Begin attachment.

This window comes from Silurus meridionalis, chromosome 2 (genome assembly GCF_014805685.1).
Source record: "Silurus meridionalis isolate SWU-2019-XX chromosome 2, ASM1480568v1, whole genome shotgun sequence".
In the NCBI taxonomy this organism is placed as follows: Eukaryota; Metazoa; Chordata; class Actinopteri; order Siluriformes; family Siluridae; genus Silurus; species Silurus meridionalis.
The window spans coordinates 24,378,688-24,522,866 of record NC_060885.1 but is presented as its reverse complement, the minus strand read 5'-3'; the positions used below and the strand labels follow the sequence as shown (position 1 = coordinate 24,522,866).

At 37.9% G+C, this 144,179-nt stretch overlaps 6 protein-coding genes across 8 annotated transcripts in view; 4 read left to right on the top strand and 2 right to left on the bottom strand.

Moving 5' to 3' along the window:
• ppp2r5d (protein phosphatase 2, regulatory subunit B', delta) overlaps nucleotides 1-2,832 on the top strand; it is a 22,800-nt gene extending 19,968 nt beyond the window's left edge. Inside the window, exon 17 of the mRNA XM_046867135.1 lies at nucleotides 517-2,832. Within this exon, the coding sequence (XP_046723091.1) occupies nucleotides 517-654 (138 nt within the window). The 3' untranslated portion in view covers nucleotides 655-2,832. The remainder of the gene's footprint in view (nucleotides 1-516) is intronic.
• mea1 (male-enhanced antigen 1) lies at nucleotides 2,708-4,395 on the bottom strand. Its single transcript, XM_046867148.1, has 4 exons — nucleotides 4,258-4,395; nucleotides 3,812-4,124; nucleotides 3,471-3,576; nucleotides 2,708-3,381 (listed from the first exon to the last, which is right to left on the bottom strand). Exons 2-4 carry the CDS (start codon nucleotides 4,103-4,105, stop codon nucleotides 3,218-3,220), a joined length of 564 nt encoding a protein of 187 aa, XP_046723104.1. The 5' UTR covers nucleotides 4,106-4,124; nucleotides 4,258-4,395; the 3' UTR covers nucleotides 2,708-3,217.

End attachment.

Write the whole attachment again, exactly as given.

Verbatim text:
This window comes from Silurus meridionalis, chromosome 2 (genome assembly GCF_014805685.1).
Source record: "Silurus meridionalis isolate SWU-2019-XX chromosome 2, ASM1480568v1, whole genome shotgun sequence".
In the NCBI taxonomy this organism is placed as follows: Eukaryota; Metazoa; Chordata; class Actinopteri; order Siluriformes; family Siluridae; genus Silurus; species Silurus meridionalis.
The window spans coordinates 24,378,688-24,522,866 of record NC_060885.1 but is presented as its reverse complement, the minus strand read 5'-3'; the positions used below and the strand labels follow the sequence as shown (position 1 = coordinate 24,522,866).

At 37.9% G+C, this 144,179-nt stretch overlaps 6 protein-coding genes across 8 annotated transcripts in view; 4 read left to right on the top strand and 2 right to left on the bottom strand.

Moving 5' to 3' along the window:
• ppp2r5d (protein phosphatase 2, regulatory subunit B', delta) overlaps nucleotides 1-2,832 on the top strand; it is a 22,800-nt gene extending 19,968 nt beyond the window's left edge. Inside the window, exon 17 of the mRNA XM_046867135.1 lies at nucleotides 517-2,832. Within this exon, the coding sequence (XP_046723091.1) occupies nucleotides 517-654 (138 nt within the window). The 3' untranslated portion in view covers nucleotides 655-2,832. The remainder of the gene's footprint in view (nucleotides 1-516) is intronic.
• mea1 (male-enhanced antigen 1) lies at nucleotides 2,708-4,395 on the bottom strand. Its single transcript, XM_046867148.1, has 4 exons — nucleotides 4,258-4,395; nucleotides 3,812-4,124; nucleotides 3,471-3,576; nucleotides 2,708-3,381 (listed from the first exon to the last, which is right to left on the bottom strand). Exons 2-4 carry the CDS (start codon nucleotides 4,103-4,105, stop codon nucleotides 3,218-3,220), a joined length of 564 nt encoding a protein of 187 aa, XP_046723104.1. The 5' UTR covers nucleotides 4,106-4,124; nucleotides 4,258-4,395; the 3' UTR covers nucleotides 2,708-3,217.